It’s not just gubernatorial candidates who are the beneficiaries of CCA and GEO Group’s money. Peter Cervantes-Gautschi is the executive director of Enlace, a racial and economic justice organization that runs a campaign to divest from private prison industries.
In a phone interview with Truthout, he noted that both GEO and CCA have contributed to the campaigns of other lawmakers up for reelection. Senate minority leader Mitch McConnell has received $30,400 from CCA since 2006, and his campaign won $40,000 from GEO Group in 2013. Similarly, Senate Minority Whip John Cornyn has received $5,200 from GEO Group this year and $13,000 from CCA since 2006.
“No matter what happens [on November 4], the private prison industry will be well wired to get more contracts,” Cervantes-Gautschi predicted. In 2012, contracts with federal agencies, such as ICE, the Bureau of Prisons and the US Marshall Service, accounted for $752 million, or roughly 44 percent of CCA’s revenue.
Louisiana US Senator Mary Landrieu, for instance, received $15,000 from GEO Group in 2014 alone. Landrieu is a member of the Senate Appropriations committee, which allocates funding to numerous federal agencies, including the Department of Homeland Security and Immigration and Customs Enforcement (ICE). Both CCA and GEO Group hold numerous contracts to operate ICE detention facilities. In 2007, Congress mandated that 34,000 beds in immigrant detention be filled every day. ICE pays $2 billion each year to meet this quota.
What do these contributions have to do with the upcoming elections? And why should voters be concerned?
“In 2013, CCA spent $7 to $800,000 in campaign contributions. A company like CCA has a fiduciary responsibility to its shareholders to get results for their money,” says Alex Friedmann, managing editor of Prison Legal News. But, he notes, “CCA is a company that gets 99.9 percent of its income from the government. It would be very naïve to say that the company gets nothing in return.” According to its annual report, in 2013, 44 percent of CCA’s revenue (approximately $740 million, a slight decrease form $752.2 million in 2012) came from federal contracts.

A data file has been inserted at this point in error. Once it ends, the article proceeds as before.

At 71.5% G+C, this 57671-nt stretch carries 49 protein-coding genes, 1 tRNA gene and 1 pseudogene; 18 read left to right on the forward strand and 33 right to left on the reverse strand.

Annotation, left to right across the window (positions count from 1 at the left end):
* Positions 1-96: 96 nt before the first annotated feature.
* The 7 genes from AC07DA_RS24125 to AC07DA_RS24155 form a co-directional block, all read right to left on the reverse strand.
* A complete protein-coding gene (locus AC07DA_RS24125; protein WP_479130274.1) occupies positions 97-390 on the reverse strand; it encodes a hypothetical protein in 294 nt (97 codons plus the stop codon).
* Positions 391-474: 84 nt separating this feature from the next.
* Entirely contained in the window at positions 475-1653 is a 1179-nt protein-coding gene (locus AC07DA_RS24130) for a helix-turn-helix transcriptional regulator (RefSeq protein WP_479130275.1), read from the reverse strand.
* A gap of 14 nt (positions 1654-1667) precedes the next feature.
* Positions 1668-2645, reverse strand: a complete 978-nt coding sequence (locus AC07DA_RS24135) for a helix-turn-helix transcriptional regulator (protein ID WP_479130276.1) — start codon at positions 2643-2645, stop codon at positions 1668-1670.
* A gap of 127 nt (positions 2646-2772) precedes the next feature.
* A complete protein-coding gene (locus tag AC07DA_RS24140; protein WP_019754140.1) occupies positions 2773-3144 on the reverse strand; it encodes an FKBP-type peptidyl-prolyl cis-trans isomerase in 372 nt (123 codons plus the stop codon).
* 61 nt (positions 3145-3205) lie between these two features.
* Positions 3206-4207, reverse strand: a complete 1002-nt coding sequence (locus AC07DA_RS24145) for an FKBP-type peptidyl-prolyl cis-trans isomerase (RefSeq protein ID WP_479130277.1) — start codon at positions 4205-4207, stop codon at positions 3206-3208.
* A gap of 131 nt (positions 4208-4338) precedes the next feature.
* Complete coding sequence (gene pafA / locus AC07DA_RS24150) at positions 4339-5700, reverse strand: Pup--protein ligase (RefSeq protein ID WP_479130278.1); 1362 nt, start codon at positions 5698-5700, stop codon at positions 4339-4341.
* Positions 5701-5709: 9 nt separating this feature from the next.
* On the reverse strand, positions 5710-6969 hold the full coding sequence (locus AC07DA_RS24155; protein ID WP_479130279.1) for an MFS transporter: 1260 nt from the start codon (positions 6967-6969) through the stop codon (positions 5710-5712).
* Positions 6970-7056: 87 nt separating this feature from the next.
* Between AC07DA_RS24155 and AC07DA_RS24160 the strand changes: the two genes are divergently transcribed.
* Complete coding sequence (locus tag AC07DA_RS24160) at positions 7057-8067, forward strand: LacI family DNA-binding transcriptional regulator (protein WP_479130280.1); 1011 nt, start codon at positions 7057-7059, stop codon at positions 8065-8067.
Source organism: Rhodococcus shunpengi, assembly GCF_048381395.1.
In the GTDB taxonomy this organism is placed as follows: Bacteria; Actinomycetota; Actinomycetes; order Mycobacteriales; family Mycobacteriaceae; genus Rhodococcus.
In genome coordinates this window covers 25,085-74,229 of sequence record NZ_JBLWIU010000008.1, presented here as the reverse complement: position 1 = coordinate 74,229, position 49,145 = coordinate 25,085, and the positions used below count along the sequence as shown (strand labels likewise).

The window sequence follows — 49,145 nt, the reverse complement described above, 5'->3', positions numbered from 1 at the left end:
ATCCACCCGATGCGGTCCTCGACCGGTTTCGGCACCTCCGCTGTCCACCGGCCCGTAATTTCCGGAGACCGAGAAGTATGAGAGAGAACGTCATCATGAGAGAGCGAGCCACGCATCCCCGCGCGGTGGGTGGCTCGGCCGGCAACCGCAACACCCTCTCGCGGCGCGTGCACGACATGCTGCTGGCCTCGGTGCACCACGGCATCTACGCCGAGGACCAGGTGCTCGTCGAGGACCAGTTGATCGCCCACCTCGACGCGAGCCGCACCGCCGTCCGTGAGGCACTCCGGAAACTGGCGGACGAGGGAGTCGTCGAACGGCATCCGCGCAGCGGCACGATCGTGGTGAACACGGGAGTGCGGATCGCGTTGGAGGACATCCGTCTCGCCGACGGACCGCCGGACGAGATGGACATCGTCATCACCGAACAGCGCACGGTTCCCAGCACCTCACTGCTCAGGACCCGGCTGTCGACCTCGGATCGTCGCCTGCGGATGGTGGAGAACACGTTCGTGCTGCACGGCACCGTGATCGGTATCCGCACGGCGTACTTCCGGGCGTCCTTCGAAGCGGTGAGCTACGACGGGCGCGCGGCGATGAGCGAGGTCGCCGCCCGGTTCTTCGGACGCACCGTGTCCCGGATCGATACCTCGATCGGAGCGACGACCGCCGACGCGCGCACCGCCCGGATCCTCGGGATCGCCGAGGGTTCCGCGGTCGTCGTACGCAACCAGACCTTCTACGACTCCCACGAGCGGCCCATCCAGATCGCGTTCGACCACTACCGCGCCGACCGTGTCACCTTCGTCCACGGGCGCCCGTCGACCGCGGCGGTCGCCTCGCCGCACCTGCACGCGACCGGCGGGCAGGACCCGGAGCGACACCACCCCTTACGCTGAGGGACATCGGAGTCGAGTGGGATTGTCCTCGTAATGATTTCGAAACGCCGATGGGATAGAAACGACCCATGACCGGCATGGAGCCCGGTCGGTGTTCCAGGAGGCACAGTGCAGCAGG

But, Friedmann adds, “When private prison industries lobby and give contributions to politicians, this prevents government from examining alternatives like sentencing reform, investing in alternatives to incarceration, changing parole and criminal justice policies, and considering how to keep people out of prison in the first place.”
Should a Candidate’s Personal Investments Matter?
For more than 20 years, Illinois has had little reason to think about the private prison industry. In 1990, the state passed a moratorium on private prisons. But the moratorium did not include private federal facilities. In 2012, CCA attempted to build an immigrant prison in Crete just outside Chicago in 2012. The effort failed but, recalled Illinois representative Kelly Cassidy, “It was a huge battle and a controversial one.”
In 2013, GEO Group won a contract with the state’s Department of Corrections to monitor reentry contracts. When John Maki, the executive director of prison watchdog group the John Howard Association, learned about the contract, he contacted Governor Pat Quinn’s office to voice opposition. “This is a governmental responsibility,” he told Truthout. “People should not be getting rich off incarceration. Government should never delegate the deprivation of liberty to a private corporation.” The governor agreed with his stance and quickly scuttled the deal.